Javier E. Trujillo reviews issue 4 of Dynamite’s new comic book series.
Now having joined forces, 007 and Oddjob combine their skills to track Agent K…by singing karaoke?!?!
Writer: Greg Pak
Artist: Stephen Mooney
Colorist: Triona Farrell
Letterer: Ariana Maker
Logo Designer: Geoff Harkins
Covers: Dave Johnson, Ibrahim Moustafa, Will Robson & Greg Menzie, Stephen Mooney
Packager & Editor: Nate Cosby
At an Oru meeting, it is revealed that their prototype devices passed their testing and had the potential in their scenario to render 13,000 casualties. All they need now is the Russian and his case…
In Australia, Agent K and the Russian check into a hotel, closely followed by 007, Moneypenny, and Oddjob. Agent K is trying to defuse the bomb and liberate the Russian from the case. Oddjob seduces a very drunk member of a bachelorette party and uses her nearby room to set up surveillance on Agent K’s attempts.
The Russian has other ideas and tries to make a break for it, eventually taking Agent K hostage as 007 and Oddjob give chase to a nearby beach. Oddjob shoots and kills the Russian, but the case does not detonate.
Oddjob is more concerned about Agent K, asking if she remembers. After a pause of recognition, she draws her gun, but gets disarmed by Bond. She escapes in a nearby boat.
Oddjob reveals to Bond that her name is Aria Kim. They trained together before she was recruited and brainwashed by Oru ten years ago. He feels he can save her. Bond is skeptical.
Seemingly against common sense, Oddjob opens the case and it’s filled with gold.
This story begins a new phase in the arc and is marked by a new artist, Stephen Mooney. I find his art to be a bit of a mixed bag. Most of his layouts tend to be on the bland side and his 007 is often inconsistent. Faces, too, often suffer from lumpiness or ridiculous mugging. That’s not to say that it’s all bad. Some expressions and conveyance of body language can be quite good. Bond seems at his most suave and confident during one panel at the bar as he is entertaining a bachelorette party. It was reminiscent of George Lazenby surrounded by the Angels of Death in On Her Majesty’s Secret Service. Sadly, though, it happens to be 007’s only highlight.
Pak moves his story forward, slowly filling us in as to what Oru’s goals may be. When it comes to Bond and Oddjob, their forced team up doesn’t negate their continued attempts to prove who’s the better operative. It wouldn’t feel so tiresome if 007 had more to do this issue. This is clearly becoming Oddjob’s story as Bond is just along for the ride.
For example, it’s Moneypenny, not Bond, who ascertains where in the hotel Agent K is holed up. Oddjob is the one who infiltrates a group of women, using one to take advantage of their proximity to Agent K’s room. Bond is relegated to being annoyed with the karaoke stylings of Oddjob. Moneypenny and Oddjob are the ones doing the actual surveillance as Bond returns to the bar to have drinks with the bachelorette party. Bond doesn’t save Agent K from the Russian, nor is he unable to prevent Oddjob from opening the case, which could detonate. The only thing 007 accomplishes is shooting the gun out of Agent K’s hand, an act which causes Oddjob to throw his gun at Bond and then tackle him.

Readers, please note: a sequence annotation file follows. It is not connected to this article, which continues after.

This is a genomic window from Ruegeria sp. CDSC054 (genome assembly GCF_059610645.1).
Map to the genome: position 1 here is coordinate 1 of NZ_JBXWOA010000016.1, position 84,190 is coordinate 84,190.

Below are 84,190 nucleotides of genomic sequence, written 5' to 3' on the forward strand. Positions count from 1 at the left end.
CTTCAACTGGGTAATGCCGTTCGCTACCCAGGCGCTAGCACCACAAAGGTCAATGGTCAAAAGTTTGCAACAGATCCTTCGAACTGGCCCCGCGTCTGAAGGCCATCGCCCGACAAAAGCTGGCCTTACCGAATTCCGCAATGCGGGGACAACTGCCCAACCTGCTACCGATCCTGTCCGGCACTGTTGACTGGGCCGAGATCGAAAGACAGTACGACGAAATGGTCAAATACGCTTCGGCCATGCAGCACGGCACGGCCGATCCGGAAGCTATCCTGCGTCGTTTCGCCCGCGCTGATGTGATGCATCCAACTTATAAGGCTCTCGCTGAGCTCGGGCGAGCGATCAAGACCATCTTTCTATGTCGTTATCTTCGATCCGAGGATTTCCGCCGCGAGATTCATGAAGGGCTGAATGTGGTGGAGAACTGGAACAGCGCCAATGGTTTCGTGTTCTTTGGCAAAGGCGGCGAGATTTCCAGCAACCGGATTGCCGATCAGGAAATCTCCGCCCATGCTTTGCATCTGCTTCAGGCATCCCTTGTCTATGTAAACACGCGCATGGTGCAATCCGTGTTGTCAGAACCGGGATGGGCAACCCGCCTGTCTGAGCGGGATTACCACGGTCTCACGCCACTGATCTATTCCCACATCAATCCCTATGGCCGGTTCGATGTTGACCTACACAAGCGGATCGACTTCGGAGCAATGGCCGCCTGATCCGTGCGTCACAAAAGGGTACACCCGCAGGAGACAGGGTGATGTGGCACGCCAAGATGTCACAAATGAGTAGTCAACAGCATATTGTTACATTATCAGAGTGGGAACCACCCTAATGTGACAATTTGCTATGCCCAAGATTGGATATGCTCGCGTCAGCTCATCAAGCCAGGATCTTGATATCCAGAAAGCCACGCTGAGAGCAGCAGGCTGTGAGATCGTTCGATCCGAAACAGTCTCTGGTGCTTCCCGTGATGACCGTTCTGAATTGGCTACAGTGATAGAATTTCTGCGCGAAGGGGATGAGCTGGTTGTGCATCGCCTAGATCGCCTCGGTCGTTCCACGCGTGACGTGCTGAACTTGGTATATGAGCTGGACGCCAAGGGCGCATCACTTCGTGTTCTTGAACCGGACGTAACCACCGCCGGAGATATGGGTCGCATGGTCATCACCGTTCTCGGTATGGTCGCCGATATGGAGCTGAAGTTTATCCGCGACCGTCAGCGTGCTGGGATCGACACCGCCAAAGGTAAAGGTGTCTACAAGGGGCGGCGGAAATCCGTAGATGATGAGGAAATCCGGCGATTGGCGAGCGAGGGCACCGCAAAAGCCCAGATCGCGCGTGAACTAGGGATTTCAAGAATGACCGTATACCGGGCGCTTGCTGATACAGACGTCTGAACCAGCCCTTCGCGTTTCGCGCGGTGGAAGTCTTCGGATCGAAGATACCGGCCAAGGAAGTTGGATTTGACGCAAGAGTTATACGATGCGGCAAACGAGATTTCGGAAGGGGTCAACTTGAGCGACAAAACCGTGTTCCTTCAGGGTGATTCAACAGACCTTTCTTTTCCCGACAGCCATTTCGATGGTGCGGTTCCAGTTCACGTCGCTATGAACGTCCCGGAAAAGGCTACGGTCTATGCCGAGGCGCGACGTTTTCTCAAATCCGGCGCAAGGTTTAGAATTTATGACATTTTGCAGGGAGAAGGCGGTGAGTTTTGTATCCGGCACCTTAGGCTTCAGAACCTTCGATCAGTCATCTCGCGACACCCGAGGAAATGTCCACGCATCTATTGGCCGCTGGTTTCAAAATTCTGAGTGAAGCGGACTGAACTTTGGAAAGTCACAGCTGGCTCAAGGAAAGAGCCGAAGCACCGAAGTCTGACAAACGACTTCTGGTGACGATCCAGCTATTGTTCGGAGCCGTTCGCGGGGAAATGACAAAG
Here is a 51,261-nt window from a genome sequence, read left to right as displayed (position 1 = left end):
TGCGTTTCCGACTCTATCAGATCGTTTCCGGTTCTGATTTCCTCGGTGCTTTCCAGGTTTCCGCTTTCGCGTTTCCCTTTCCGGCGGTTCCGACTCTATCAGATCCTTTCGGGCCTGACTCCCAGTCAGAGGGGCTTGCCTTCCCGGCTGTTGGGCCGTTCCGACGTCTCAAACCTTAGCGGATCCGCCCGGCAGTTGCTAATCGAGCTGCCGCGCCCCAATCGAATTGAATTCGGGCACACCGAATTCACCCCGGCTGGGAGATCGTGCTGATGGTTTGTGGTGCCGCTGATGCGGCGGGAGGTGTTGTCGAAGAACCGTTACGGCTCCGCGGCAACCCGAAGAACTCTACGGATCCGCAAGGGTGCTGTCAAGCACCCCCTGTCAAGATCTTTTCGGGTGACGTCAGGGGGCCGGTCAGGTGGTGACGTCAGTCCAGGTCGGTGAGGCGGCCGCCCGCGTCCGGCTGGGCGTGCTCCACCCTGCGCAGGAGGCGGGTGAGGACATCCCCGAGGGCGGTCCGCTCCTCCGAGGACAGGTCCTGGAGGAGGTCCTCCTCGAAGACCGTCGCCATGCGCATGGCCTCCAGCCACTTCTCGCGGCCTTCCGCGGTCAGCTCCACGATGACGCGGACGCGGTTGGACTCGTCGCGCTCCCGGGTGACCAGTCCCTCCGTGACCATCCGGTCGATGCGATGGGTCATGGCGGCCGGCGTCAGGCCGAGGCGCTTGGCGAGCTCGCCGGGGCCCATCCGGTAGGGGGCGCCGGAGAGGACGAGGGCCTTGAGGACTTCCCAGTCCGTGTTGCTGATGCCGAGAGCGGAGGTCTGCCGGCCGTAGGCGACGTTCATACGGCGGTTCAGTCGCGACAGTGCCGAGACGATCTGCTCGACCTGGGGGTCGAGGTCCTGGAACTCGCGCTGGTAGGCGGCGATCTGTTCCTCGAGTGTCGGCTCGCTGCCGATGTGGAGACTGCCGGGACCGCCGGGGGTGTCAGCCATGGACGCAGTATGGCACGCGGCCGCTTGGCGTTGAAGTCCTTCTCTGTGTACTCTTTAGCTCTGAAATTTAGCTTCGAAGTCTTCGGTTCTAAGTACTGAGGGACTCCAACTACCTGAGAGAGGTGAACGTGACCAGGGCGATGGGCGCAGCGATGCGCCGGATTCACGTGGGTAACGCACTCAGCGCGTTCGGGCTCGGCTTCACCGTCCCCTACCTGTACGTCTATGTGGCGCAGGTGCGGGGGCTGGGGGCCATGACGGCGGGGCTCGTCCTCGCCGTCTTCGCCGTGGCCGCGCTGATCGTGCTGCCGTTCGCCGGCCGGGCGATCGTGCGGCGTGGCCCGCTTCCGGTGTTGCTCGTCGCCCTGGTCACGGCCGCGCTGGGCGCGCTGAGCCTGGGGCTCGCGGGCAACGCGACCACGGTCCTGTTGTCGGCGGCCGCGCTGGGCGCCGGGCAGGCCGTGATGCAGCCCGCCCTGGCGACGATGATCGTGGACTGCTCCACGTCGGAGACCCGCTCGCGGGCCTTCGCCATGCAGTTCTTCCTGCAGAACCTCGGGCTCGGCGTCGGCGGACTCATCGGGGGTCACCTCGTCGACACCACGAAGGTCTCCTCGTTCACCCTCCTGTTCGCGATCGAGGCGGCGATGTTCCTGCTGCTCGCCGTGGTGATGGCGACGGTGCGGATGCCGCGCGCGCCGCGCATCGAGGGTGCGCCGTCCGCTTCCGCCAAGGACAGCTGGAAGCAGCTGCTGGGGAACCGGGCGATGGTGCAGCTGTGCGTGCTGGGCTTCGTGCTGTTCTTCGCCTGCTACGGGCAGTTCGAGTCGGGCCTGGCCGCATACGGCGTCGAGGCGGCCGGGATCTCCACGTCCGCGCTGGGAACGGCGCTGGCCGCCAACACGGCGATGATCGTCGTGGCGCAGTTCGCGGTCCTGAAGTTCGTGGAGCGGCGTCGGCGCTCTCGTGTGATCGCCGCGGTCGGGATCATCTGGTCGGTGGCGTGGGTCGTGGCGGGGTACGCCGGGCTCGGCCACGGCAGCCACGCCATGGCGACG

I found the action in this issue to be a bit incomprehensible at times. Mooney breaks up his standard paneling, which leads to a more exciting feel, but there are a few leaps one has to make in following the story. How does Bond down in the bar suddenly become aware of the fight up above and the Russian’s escape? In an attempt at brevity, 007 is seen sprinting at the bar in one panel and the next has him on the beach with no context of how he knew to go there or how all the characters wound up in that locale. Oddjob tossing his gun was unclear on my first read. The way it’s laid out makes it seem that Oddjob is trying to grab the gun that Bond shot out of Agent K’s hand as it hangs in midair instead of throwing his own firearm.
I did enjoy how Mooney punched in on Oddjob as he fired the fatal shot at the Russian. The Russian’s demise was suitably dramatic as his head whipped back, his case appearing to fly out of the panel. Ending on a splash page revealing the contents of the case they have been chasing over the course of four issues was well laid out.
My excitement for this title has waned over the last two issues. Bond feels more like an afterthought in his own book, with Oddjob taking center stage. Bond comes off as clueless and someone who is more interested in showing his superiority over a rival than England’s top secret agent. Oddjob is fast becoming the hero in this book. Who would have thought?
Javier E. Trujillo is a lifelong fan of all things 007. He can be reached on Twitter as @JaviTru.